Researchers are moving towards a better understanding of some of the roots of obesity, as a gene variant may lead girls to make healthy or unhealthy food choices -- depending on their early socioeconomic environment.
A McGill University-led research team has recently discovered that for girls who are carriers of a particular gene variant (DRD4 VNTR with 7 repeats), the crucial element that influences a child's fat intake is not the gene variant itself. Instead, it is the interplay between the gene and girls' early socio-economic environment that may determine whether they have increased fat intake OR healthier than average eating compared to their peers from the same class background.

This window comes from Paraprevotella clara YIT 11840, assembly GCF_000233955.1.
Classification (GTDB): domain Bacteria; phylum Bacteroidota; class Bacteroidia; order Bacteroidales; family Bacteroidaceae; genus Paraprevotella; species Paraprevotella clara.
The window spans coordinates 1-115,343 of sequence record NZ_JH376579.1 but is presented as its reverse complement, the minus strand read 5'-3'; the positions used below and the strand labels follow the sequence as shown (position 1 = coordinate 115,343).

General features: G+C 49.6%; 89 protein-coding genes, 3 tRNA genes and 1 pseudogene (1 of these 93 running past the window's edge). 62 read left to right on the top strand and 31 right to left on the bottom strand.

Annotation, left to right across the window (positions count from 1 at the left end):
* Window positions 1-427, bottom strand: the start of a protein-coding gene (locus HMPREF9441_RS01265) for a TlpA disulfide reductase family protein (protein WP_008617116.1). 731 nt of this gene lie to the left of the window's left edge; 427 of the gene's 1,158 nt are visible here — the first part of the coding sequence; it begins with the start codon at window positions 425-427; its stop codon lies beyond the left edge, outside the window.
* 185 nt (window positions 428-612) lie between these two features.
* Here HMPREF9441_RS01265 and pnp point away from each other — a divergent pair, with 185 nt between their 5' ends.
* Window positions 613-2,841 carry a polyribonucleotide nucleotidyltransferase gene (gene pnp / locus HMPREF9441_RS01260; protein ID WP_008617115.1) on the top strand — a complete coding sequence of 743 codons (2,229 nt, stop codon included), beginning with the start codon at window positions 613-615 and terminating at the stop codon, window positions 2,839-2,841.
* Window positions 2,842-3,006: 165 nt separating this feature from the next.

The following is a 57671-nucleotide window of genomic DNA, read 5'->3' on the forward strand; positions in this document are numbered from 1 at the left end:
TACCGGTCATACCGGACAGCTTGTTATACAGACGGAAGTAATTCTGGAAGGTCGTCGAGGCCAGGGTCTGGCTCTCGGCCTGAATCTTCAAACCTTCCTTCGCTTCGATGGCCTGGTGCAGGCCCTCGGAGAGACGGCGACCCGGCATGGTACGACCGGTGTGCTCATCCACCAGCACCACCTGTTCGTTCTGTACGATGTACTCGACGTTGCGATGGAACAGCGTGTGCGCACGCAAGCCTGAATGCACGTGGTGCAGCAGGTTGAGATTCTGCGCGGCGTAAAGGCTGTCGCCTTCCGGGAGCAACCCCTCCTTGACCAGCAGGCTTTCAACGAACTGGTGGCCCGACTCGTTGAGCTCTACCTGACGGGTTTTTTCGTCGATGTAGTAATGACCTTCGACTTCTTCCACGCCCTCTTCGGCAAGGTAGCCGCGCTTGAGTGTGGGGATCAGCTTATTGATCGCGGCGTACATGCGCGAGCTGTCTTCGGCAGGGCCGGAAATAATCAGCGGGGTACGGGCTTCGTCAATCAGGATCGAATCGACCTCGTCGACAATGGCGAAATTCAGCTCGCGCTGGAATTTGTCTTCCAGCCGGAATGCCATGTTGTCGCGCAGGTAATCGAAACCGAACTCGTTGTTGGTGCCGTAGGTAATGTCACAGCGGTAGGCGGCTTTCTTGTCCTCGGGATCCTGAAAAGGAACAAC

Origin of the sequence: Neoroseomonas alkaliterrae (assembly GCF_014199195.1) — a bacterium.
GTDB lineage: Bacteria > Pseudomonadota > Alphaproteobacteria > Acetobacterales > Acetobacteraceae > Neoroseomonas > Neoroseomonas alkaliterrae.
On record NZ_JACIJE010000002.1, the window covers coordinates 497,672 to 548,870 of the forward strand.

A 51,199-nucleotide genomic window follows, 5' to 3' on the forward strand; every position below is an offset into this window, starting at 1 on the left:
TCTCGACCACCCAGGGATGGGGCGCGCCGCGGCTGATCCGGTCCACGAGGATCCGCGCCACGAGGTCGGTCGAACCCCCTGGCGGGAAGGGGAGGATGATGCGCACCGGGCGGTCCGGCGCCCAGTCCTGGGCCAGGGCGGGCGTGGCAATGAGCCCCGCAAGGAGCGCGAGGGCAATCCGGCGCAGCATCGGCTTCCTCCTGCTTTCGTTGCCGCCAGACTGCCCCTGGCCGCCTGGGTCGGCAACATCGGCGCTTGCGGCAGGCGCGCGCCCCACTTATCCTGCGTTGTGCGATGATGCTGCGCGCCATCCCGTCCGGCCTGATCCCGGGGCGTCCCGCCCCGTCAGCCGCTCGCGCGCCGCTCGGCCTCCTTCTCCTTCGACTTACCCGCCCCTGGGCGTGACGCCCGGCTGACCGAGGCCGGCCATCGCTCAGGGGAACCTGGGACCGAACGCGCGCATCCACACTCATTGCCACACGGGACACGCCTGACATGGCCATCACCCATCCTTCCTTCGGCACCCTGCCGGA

The DRD4 repeat 7 is found in approximately 20 per cent of the population and is known to be associated with obesity, especially in women.
Interestingly, boys who had the same gene variant were not affected in the same way.
"We found that among girls raised in poorer families, those with DRD4 repeat 7 had a higher fat intake than other girls from the same socio-economic background," says Laurette Dubé, the lead researcher on the study and Scientific Director of the McGill Centre for the Convergence of Health and Economics. "But we also found that girls with exactly the same gene variant who came from wealthier families, compared to these with the same economic conditions, had a lower fat intake. This suggests that it's not the gene acting by itself, but rather how the gene makes an individual more sensitive to environmental conditions that determines "for better or worse" a child's preference for fat and consequent obesity as the years pass by."
Read full article: Nutrition Insight, 10 February, 2016